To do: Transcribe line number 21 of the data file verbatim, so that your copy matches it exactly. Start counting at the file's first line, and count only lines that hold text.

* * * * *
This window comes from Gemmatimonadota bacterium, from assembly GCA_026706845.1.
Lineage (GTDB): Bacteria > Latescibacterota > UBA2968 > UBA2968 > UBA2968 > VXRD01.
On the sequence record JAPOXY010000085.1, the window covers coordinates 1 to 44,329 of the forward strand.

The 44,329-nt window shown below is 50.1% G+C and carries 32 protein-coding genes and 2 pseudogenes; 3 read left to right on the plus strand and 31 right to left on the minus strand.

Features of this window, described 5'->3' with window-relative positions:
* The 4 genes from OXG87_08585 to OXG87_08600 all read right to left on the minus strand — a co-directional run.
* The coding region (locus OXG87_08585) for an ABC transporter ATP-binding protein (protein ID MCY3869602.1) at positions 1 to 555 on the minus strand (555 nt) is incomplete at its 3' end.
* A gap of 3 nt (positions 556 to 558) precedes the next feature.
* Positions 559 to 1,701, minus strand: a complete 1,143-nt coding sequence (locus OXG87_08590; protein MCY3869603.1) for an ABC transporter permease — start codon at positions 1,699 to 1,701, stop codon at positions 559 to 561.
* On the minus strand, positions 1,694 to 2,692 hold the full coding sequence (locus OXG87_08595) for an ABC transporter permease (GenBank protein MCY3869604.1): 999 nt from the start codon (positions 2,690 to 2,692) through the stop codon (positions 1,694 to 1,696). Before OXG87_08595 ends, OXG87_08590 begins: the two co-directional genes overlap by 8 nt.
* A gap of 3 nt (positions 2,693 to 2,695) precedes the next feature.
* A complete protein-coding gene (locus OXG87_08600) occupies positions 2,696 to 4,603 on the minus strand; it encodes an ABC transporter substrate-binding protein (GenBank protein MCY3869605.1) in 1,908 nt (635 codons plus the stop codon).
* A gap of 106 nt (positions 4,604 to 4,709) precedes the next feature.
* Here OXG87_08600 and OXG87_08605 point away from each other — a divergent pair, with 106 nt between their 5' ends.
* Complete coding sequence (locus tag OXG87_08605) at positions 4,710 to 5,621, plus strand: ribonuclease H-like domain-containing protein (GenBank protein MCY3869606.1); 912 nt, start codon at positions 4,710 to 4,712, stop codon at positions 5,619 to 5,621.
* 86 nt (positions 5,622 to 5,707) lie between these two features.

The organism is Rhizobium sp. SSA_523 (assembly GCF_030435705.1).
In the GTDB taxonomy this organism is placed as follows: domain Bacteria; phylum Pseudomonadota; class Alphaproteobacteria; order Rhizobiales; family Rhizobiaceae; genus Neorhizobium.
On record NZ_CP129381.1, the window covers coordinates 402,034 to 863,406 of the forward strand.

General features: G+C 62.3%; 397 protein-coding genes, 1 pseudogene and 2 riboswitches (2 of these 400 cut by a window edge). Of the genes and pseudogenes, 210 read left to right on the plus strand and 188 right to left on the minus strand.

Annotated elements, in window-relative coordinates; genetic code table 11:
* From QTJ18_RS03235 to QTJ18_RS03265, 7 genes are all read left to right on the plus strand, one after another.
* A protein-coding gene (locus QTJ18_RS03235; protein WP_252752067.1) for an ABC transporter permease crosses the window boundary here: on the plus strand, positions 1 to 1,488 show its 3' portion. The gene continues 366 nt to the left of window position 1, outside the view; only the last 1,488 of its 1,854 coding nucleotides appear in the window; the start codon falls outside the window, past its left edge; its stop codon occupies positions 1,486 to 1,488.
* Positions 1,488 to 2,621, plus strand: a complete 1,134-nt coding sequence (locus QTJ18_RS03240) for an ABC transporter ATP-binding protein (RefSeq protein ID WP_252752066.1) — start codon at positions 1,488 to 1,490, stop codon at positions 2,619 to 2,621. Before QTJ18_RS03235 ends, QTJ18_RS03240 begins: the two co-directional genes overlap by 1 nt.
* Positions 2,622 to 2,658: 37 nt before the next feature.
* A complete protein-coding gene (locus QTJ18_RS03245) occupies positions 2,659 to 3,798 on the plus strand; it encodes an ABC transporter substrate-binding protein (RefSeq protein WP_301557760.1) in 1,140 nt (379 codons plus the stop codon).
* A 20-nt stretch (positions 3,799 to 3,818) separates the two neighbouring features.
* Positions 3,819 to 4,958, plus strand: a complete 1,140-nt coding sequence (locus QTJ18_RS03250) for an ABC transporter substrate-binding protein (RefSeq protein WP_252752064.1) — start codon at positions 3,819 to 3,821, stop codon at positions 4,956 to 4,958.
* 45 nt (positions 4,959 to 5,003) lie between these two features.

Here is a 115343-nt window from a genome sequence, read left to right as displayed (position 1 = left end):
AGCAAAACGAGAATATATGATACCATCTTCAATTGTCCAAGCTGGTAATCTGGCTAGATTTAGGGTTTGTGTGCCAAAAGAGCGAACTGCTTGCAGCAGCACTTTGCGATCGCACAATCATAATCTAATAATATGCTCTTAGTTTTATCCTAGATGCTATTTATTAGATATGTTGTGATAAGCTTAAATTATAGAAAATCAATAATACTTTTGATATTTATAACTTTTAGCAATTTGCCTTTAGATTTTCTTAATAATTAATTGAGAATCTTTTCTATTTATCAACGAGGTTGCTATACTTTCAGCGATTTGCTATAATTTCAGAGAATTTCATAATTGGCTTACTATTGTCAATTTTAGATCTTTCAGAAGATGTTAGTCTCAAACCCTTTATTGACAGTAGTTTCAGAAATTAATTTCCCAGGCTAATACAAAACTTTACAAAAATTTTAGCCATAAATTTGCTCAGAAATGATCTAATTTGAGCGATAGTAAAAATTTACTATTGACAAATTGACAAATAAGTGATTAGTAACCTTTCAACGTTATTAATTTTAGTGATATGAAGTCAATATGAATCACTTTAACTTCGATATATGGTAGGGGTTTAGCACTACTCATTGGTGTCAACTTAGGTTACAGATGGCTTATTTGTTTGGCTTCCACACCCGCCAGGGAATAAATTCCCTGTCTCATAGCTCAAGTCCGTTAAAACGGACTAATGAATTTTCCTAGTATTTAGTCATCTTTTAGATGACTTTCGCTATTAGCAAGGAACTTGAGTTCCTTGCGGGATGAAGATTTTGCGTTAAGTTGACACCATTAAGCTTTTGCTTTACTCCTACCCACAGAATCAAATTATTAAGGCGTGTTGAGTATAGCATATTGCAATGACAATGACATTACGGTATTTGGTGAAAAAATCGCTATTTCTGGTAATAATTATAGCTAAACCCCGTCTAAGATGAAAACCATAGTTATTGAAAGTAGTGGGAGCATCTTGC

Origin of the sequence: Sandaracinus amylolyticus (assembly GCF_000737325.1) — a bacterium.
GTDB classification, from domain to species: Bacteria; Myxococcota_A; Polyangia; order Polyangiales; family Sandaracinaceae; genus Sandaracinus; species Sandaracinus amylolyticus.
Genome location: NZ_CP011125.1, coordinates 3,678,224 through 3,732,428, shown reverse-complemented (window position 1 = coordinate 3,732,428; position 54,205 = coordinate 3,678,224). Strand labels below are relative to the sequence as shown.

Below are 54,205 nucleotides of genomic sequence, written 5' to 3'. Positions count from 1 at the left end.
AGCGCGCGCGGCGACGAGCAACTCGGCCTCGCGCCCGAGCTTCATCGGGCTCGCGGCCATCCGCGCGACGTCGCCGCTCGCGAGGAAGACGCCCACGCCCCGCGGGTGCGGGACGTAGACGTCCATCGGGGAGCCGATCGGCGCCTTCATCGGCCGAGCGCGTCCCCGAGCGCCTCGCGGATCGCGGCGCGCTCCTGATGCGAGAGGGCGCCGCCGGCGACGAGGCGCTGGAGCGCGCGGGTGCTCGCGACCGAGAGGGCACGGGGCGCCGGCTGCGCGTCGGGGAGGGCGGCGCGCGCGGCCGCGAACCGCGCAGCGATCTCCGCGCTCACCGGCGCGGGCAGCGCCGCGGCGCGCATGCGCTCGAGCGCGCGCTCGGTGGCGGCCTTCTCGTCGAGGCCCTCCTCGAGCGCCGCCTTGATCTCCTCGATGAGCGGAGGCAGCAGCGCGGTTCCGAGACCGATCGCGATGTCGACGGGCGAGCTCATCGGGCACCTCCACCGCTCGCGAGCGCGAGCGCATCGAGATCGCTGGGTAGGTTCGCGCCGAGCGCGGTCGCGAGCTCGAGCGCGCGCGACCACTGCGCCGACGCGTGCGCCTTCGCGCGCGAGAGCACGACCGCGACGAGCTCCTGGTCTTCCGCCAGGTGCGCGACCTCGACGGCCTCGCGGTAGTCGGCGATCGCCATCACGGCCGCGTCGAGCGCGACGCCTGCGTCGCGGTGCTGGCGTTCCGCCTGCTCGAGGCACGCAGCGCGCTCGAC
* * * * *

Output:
Annotated elements, in window-relative coordinates; genetic code table 11: